I grew up less than half of a mile from a park with an old stone bridge that New Deal workers built in the 1930s.
When I was 5, somebody told me a troll used to live there, so my younger brother and I spent a week scouring it for signs of troll habitation. It was the best kind of waste of time.
The park was a wonderland for anyone with an imagination and time to burn. It had fields and trails to wander and trees and cliffsides to climb. It had a waterfall that felt substantial until my seventh grade trip to Niagara.
I lost T-ball games and my sense of direction there, kissed girls underneath the sugar maples, ran its trails and lived a significant portion of my life within its borders.
It seemed wild to me — not just “undeveloped,” but unmonitored, as if the adults didn’t know the park extended beyond its running trails. And its interiors belonged to explorer children, recalcitrant teens and raccoons.
In 2005, Richard Louv published a book called “Last Child in the Woods” where he described nature-deficit-disorder, which might not be a real disorder but it does describe a real problem. Kids are spending more time both inside and in controlled environments.
Outside playtime has been connected to everything from better grades to better sleep (and who doesn’t want their kid to sleep better?), but it fell out of vogue for a while as society began to worry more about test scores and kidnappers.
Luckily, the sort of un-refereed, outdoors horseplay that Louv champions — troll hunts and that sort of nonsense — is making a comeback.
Lake Metroparks’ Penitentiary Glen in Kirtland has a Nature Play area designed to delight children and bedevil adults who need structure in their playtime.
It has logs that can be tipis or fishing poles, a cabin that can be a shelter or a climbing wall, a sand pit, pond, tunnels, hills, groves — and precious few rules.
The last time we visited, my kids found a bunch of pumpkins, so they raced the gourds down the hillside. When they got tired of that, they smashed one of them open so they could see the seeds and white flesh inside.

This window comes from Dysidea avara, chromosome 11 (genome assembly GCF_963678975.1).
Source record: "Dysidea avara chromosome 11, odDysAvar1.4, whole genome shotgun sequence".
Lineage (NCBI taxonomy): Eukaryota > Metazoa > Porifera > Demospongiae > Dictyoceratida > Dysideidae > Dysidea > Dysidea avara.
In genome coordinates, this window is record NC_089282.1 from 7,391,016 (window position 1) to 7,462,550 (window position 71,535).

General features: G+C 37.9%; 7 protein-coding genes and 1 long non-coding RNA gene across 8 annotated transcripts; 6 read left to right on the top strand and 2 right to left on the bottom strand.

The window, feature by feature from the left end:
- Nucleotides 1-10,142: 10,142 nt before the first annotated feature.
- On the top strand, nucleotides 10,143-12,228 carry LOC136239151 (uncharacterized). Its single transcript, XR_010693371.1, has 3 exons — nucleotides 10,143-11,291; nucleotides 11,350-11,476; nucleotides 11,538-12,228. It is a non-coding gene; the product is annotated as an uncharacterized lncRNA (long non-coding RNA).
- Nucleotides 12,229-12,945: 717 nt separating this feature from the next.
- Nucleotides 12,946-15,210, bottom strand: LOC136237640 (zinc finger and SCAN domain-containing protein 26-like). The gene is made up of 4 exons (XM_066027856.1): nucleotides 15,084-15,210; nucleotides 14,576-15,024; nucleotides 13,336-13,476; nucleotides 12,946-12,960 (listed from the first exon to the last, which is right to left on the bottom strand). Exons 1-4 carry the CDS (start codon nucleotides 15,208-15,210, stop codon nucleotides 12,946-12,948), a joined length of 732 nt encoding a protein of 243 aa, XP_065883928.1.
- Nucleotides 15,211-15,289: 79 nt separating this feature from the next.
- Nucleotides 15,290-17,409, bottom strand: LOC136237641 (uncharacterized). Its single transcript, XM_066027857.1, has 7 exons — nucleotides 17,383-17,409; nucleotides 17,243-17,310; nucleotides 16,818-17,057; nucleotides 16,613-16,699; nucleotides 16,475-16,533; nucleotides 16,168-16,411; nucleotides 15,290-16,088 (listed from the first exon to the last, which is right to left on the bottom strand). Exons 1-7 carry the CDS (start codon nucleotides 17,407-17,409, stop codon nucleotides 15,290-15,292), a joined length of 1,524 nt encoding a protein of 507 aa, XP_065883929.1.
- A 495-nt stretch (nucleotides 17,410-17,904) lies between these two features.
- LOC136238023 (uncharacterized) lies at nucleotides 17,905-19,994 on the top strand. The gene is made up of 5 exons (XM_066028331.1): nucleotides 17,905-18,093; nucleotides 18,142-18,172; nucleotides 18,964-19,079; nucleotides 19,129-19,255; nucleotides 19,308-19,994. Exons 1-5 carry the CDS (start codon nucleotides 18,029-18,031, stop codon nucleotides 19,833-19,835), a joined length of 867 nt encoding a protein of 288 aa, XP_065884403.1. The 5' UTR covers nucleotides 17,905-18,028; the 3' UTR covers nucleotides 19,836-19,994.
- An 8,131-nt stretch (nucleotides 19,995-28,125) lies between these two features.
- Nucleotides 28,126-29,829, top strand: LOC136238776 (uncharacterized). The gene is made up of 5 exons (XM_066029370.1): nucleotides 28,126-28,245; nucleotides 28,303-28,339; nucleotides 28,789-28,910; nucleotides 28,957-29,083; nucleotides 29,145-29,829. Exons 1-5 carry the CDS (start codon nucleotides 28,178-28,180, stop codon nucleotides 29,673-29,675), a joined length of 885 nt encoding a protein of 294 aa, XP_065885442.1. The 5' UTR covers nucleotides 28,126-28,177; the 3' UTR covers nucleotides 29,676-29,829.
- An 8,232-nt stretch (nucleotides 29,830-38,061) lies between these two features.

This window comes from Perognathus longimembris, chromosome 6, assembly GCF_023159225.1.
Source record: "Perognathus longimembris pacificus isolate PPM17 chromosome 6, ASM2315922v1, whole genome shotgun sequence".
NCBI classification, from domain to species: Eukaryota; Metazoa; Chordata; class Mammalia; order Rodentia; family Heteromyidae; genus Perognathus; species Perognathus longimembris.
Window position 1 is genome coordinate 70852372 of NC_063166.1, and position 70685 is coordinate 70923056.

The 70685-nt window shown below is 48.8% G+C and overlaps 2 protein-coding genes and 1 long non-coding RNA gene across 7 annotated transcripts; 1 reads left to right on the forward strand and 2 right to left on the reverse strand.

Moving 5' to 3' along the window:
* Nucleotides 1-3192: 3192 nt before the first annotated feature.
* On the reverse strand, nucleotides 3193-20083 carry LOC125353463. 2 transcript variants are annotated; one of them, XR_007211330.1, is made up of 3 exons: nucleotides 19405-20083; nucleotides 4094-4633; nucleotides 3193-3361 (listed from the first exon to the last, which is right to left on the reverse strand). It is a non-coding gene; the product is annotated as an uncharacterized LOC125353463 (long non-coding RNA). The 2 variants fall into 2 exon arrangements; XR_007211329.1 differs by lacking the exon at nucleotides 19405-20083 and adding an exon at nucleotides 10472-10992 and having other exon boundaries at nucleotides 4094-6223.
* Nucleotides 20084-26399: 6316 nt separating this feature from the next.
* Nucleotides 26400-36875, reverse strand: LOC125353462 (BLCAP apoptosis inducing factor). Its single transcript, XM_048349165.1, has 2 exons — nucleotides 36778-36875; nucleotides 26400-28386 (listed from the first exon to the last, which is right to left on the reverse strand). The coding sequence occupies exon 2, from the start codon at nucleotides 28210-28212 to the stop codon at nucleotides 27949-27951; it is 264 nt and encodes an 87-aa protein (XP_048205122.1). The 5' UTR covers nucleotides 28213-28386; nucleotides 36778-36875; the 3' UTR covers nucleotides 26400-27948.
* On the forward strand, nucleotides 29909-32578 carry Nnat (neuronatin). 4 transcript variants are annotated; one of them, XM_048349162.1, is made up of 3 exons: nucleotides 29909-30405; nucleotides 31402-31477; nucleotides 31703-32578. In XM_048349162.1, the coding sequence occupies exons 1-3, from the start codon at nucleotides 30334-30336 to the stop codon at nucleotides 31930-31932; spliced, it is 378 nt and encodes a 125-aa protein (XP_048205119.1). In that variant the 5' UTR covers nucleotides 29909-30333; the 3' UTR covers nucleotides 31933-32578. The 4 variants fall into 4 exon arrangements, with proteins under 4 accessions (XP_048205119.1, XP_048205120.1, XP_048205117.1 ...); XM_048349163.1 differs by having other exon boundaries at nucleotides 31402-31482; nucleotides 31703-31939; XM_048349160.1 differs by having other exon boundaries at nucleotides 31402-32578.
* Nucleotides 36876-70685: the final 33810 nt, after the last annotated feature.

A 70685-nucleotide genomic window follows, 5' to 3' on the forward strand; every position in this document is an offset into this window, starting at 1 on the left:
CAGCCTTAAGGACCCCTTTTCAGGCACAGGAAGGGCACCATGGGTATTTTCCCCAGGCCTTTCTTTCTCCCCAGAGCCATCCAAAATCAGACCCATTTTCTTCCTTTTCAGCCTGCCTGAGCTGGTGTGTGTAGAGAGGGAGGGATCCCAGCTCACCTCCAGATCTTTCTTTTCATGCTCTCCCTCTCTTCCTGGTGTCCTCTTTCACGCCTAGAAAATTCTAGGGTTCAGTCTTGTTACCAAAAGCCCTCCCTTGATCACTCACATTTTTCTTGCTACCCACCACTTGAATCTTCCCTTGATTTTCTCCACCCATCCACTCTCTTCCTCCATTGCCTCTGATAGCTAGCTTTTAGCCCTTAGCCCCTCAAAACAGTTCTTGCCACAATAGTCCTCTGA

All of this is permissible — not just permissible, but encouraged — because Nature Play’s philosophy is that children learn more and better from their fun when it’s they who dictate the terms of playtime.
Let’s pause for a moment to acknowledge reality. Depending on your own experience with kids, all this talk about playing outside sounds somewhere between quaint and implausible. After all, if a kid can choose between an iPhone and a tree, there’s no guarantee he’s going to pick the tree.
In situations like that, I use a trick I learned from Lake Metroparks Park Services Director Paul Palagyi: He told me to let the kid take the phone or tablet with them.
“Have them take 10 pictures of plants that they don’t know, and then you can figure out what they are together,” he suggested.
I love that trick because it encourages curiosity. Besides, I don’t hate tech. Deriding smartphones would be like my grandparents complaining that you can’t still rent a rowboat and paddle around the troll bridge at Garfield Park Reservation.
You can’t fight the future. If nature teaches us anything, it’s that our surroundings are always changing. But if we wish, we can guide the future.
And, whenever possible, I like to guide it outside.
Jason Lea has a son, daughter and a full-time job at the Mentor Public Library. He also blogs for Northeast Ohio Parent in his nonexistent free time. You can find this East-sider on Twitter at @jasonmarklea.